I started to read this book when I brought it with me to Paris during the last two days of 1999 and the first days of celebrating the year 2000. I learned that Busch was the first who intentionally used templates in synthesis and articulated the concept "template effect" in the 1960s.
In chapter 1, for linear templates, on page 23, I wonder if the ternary complex S.T.S is formed in the following bimolecular manner:
S.T + S = S.T.S
S + T.S = S.T.S
both with the same binding constant K. It should be much more probable than the trimolecular equilibrium:
S + T + S = S.T.S
In chapter 2, the author Günther Wulff describes his elegant studies on "transfer of structural information" from template to polymer" (p38, p45). The relationship of the template to the imprinted cavity corresponds to the key/lock relation proposed by Emil Fischer for enzyme catalysis more than 100 years ago (p46).
Chapter 3 gives examples of templated formation of mechanical bonds. The first efficient synthesis of a [2]catenane using the template effect was accomplished by Sauvage et al. in France in 1983 (p76). The statement that: "... the information used to template their formation lives on in the molecules thereafter" (p95) is fascinating. Chapter 4 continues with the templates as the entraped guest molecules or ions.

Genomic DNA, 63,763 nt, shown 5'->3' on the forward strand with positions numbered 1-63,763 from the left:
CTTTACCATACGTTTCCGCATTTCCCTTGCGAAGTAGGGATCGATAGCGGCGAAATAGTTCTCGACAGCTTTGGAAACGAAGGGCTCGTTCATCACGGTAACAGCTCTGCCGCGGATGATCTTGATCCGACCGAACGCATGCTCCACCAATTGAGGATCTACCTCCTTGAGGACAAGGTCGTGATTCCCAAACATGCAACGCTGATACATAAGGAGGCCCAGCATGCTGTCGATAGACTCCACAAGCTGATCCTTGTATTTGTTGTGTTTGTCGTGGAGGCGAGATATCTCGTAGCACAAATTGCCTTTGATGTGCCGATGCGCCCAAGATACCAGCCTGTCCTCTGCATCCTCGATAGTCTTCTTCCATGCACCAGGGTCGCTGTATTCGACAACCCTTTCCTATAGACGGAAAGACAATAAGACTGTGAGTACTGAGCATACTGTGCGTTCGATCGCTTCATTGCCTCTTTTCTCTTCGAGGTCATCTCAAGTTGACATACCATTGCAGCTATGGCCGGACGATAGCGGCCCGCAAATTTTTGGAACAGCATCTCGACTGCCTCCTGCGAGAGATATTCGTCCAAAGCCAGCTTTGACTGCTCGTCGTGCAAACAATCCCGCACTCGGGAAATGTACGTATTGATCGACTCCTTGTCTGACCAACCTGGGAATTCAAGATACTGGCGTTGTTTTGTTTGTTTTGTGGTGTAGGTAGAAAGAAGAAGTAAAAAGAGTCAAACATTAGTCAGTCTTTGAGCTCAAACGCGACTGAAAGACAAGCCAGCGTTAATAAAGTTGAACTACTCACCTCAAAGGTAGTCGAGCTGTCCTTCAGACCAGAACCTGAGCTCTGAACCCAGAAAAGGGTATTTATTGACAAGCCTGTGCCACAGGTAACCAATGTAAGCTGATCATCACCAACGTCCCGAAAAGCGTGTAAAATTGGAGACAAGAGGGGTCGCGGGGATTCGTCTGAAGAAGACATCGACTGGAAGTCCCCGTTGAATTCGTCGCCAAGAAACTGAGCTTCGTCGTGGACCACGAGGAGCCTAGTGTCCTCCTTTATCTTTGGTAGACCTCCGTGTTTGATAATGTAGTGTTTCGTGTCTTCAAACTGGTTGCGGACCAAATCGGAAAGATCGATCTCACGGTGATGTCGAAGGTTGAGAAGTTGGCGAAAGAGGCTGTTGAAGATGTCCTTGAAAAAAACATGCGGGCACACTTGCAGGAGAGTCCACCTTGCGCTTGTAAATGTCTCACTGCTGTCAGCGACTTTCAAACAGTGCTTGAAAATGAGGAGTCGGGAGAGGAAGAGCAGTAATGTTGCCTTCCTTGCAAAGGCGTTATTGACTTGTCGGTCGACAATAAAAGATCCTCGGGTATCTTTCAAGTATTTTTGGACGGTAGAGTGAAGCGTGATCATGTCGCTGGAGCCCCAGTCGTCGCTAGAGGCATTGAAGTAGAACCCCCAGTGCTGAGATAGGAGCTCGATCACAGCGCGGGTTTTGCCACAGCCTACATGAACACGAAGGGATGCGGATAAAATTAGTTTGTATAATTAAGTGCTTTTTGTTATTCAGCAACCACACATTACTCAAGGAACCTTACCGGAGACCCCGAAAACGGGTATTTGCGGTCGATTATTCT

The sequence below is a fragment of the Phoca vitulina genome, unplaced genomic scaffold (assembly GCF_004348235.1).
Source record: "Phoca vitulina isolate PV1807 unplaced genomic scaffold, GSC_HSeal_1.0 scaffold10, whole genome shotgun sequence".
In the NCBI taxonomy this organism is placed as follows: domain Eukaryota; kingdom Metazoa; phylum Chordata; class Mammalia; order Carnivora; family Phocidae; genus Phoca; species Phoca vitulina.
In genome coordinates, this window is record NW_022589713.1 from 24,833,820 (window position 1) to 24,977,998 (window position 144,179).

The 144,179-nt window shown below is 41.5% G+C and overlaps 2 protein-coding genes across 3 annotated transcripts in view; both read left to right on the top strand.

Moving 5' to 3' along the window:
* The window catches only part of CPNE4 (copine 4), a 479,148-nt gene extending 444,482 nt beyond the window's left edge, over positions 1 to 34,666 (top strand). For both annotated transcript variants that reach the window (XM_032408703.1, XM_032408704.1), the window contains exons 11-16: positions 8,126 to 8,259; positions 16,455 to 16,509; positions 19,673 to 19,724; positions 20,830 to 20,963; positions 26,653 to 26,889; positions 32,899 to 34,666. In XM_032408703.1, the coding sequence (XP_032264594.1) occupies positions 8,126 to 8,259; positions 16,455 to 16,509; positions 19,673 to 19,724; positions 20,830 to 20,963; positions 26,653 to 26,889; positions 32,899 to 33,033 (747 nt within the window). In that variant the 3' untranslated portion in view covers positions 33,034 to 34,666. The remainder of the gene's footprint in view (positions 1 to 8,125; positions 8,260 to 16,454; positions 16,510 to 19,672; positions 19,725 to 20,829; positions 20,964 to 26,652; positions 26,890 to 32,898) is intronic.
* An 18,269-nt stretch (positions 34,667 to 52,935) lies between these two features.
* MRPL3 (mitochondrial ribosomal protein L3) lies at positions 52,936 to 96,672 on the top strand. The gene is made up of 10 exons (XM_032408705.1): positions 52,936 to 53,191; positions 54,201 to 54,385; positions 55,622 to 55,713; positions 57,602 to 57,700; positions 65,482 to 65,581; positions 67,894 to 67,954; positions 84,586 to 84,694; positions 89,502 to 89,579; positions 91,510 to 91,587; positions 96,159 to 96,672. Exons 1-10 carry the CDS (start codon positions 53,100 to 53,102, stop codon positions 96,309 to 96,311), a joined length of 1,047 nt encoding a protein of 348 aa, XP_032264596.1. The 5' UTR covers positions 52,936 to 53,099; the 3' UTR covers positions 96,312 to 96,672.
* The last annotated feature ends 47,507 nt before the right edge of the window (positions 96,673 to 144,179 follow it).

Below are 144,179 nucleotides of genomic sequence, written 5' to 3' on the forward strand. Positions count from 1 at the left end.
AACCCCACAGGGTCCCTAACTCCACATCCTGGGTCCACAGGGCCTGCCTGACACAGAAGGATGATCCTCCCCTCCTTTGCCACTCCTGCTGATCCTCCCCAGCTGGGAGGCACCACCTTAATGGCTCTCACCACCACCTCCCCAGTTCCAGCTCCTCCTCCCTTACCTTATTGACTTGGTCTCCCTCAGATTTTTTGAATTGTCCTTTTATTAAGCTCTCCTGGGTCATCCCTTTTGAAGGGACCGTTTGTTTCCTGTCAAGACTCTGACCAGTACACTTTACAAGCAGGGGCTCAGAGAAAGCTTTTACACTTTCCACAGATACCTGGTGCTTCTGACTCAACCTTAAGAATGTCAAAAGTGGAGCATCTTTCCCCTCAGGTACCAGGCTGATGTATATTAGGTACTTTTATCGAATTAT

In Chapter 5 the authors mentioned "the molecular skeletons capable of storing sequence information into ones that can be read into complementary materials." (p134). The concept of specificity or fidelity is defined (p.134). As indicated before, very useful entropy effect considerations cannot be of much help because, according to thermodynamics alone, association is always entropically disfavored. There are only two states: associated and dissociated. The thermodynamic entropy concept cannot be applied to differentiate between many ways of association, so far. Information and entropy defined as information loss are very important concepts in our further theoretical considerations.
Excellent examples of templates in organic synthesis are described in the final chapters (chapters 6-10). Chapter 6 is Breslow's famous organic synthesis of enzyme analogue structures and biomimetic reactions. The very large molecules of fullerene derivatives are covered in chapter 7. Tethered monomers form oligomers with expected structures (chapter 8). Chapter 9 starts with a more precise definition that a template is a molecular device which shapes a given substrate and thereby provides bias for a certain pathway over a competing one, and which is removed once it has exerted its function (p249). "By increasing the proximity between reacting centers, activation entropy is reduced" (chapter 10, p275). Chapter 10 is a book-sized report of the temporary (intramolecular) connection in organic synthesis by Liam R. Cox and Steven Ley.